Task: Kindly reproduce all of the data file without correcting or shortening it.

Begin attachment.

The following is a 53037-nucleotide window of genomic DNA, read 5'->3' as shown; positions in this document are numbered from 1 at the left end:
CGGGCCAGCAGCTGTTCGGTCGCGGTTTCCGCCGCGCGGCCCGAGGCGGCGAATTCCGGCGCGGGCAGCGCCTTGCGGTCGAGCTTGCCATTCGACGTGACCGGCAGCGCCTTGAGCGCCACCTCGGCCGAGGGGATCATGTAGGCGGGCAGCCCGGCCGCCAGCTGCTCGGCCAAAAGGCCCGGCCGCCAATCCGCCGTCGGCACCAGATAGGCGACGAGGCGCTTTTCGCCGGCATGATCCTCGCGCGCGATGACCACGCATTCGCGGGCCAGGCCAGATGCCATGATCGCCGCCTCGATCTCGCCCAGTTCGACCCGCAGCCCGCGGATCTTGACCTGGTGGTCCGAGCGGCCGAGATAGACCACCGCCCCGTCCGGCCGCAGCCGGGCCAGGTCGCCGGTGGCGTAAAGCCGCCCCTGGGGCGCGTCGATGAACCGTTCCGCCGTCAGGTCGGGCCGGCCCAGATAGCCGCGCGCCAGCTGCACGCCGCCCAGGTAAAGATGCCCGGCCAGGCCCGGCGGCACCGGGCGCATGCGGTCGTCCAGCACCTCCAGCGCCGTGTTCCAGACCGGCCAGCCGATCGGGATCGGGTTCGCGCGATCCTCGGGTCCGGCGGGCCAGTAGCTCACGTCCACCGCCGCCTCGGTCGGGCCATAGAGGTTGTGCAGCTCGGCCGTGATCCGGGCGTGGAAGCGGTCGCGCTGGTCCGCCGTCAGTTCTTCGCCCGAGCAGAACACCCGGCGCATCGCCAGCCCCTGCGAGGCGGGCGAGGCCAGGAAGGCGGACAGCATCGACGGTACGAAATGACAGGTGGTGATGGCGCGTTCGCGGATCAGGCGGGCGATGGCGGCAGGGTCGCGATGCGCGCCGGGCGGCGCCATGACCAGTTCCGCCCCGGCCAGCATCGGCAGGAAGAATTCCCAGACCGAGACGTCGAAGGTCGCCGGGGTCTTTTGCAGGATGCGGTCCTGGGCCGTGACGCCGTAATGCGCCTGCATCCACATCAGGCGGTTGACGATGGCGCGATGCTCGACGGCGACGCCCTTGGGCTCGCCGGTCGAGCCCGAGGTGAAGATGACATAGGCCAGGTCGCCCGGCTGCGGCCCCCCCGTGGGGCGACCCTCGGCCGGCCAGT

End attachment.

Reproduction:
The following is a 53037-nucleotide window of genomic DNA, read 5'->3' as shown; positions in this document are numbered from 1 at the left end:
CGGGCCAGCAGCTGTTCGGTCGCGGTTTCCGCCGCGCGGCCCGAGGCGGCGAATTCCGGCGCGGGCAGCGCCTTGCGGTCGAGCTTGCCATTCGACGTGACCGGCAGCGCCTTGAGCGCCACCTCGGCCGAGGGGATCATGTAGGCGGGCAGCCCGGCCGCCAGCTGCTCGGCCAAAAGGCCCGGCCGCCAATCCGCCGTCGGCACCAGATAGGCGACGAGGCGCTTTTCGCCGGCATGATCCTCGCGCGCGATGACCACGCATTCGCGGGCCAGGCCAGATGCCATGATCGCCGCCTCGATCTCGCCCAGTTCGACCCGCAGCCCGCGGATCTTGACCTGGTGGTCCGAGCGGCCGAGATAGACCACCGCCCCGTCCGGCCGCAGCCGGGCCAGGTCGCCGGTGGCGTAAAGCCGCCCCTGGGGCGCGTCGATGAACCGTTCCGCCGTCAGGTCGGGCCGGCCCAGATAGCCGCGCGCCAGCTGCACGCCGCCCAGGTAAAGATGCCCGGCCAGGCCCGGCGGCACCGGGCGCATGCGGTCGTCCAGCACCTCCAGCGCCGTGTTCCAGACCGGCCAGCCGATCGGGATCGGGTTCGCGCGATCCTCGGGTCCGGCGGGCCAGTAGCTCACGTCCACCGCCGCCTCGGTCGGGCCATAGAGGTTGTGCAGCTCGGCCGTGATCCGGGCGTGGAAGCGGTCGCGCTGGTCCGCCGTCAGTTCTTCGCCCGAGCAGAACACCCGGCGCATCGCCAGCCCCTGCGAGGCGGGCGAGGCCAGGAAGGCGGACAGCATCGACGGTACGAAATGACAGGTGGTGATGGCGCGTTCGCGGATCAGGCGGGCGATGGCGGCAGGGTCGCGATGCGCGCCGGGCGGCGCCATGACCAGTTCCGCCCCGGCCAGCATCGGCAGGAAGAATTCCCAGACCGAGACGTCGAAGGTCGCCGGGGTCTTTTGCAGGATGCGGTCCTGGGCCGTGACGCCGTAATGCGCCTGCATCCACATCAGGCGGTTGACGATGGCGCGATGCTCGACGGCGACGCCCTTGGGCTCGCCGGTCGAGCCCGAGGTGAAGATGACATAGGCCAGGTCGCCCGGCTGCGGCCCCCCCGTGGGGCGACCCTCGGCCGGCCAGT